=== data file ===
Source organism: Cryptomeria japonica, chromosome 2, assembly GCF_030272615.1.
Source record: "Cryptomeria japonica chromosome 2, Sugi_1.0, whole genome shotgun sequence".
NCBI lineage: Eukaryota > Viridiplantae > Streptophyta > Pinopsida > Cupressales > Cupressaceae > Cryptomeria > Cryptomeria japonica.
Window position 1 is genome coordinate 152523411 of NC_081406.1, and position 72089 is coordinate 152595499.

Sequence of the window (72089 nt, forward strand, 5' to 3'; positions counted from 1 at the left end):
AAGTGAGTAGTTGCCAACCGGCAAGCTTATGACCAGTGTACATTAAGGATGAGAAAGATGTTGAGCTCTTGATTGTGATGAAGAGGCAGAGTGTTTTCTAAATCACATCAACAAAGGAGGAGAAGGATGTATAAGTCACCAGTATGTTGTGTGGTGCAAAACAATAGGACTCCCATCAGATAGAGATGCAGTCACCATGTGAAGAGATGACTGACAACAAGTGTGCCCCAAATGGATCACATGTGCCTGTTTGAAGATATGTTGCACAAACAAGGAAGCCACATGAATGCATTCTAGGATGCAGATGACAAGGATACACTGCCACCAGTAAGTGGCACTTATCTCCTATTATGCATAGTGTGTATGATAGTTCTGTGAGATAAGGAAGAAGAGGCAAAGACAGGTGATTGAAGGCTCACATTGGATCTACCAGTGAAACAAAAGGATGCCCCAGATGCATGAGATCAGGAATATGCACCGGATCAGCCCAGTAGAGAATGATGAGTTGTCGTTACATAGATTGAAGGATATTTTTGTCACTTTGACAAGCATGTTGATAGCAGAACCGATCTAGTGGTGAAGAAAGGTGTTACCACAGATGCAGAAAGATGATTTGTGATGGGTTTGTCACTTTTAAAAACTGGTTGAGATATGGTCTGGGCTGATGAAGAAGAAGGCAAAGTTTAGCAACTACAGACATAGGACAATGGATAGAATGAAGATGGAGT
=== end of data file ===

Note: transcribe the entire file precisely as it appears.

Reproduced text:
Source organism: Cryptomeria japonica, chromosome 2, assembly GCF_030272615.1.
Source record: "Cryptomeria japonica chromosome 2, Sugi_1.0, whole genome shotgun sequence".
NCBI lineage: Eukaryota > Viridiplantae > Streptophyta > Pinopsida > Cupressales > Cupressaceae > Cryptomeria > Cryptomeria japonica.
Window position 1 is genome coordinate 152523411 of NC_081406.1, and position 72089 is coordinate 152595499.

Sequence of the window (72089 nt, forward strand, 5' to 3'; positions counted from 1 at the left end):
AAGTGAGTAGTTGCCAACCGGCAAGCTTATGACCAGTGTACATTAAGGATGAGAAAGATGTTGAGCTCTTGATTGTGATGAAGAGGCAGAGTGTTTTCTAAATCACATCAACAAAGGAGGAGAAGGATGTATAAGTCACCAGTATGTTGTGTGGTGCAAAACAATAGGACTCCCATCAGATAGAGATGCAGTCACCATGTGAAGAGATGACTGACAACAAGTGTGCCCCAAATGGATCACATGTGCCTGTTTGAAGATATGTTGCACAAACAAGGAAGCCACATGAATGCATTCTAGGATGCAGATGACAAGGATACACTGCCACCAGTAAGTGGCACTTATCTCCTATTATGCATAGTGTGTATGATAGTTCTGTGAGATAAGGAAGAAGAGGCAAAGACAGGTGATTGAAGGCTCACATTGGATCTACCAGTGAAACAAAAGGATGCCCCAGATGCATGAGATCAGGAATATGCACCGGATCAGCCCAGTAGAGAATGATGAGTTGTCGTTACATAGATTGAAGGATATTTTTGTCACTTTGACAAGCATGTTGATAGCAGAACCGATCTAGTGGTGAAGAAAGGTGTTACCACAGATGCAGAAAGATGATTTGTGATGGGTTTGTCACTTTTAAAAACTGGTTGAGATATGGTCTGGGCTGATGAAGAAGAAGGCAAAGTTTAGCAACTACAGACATAGGACAATGGATAGAATGAAGATGGAGT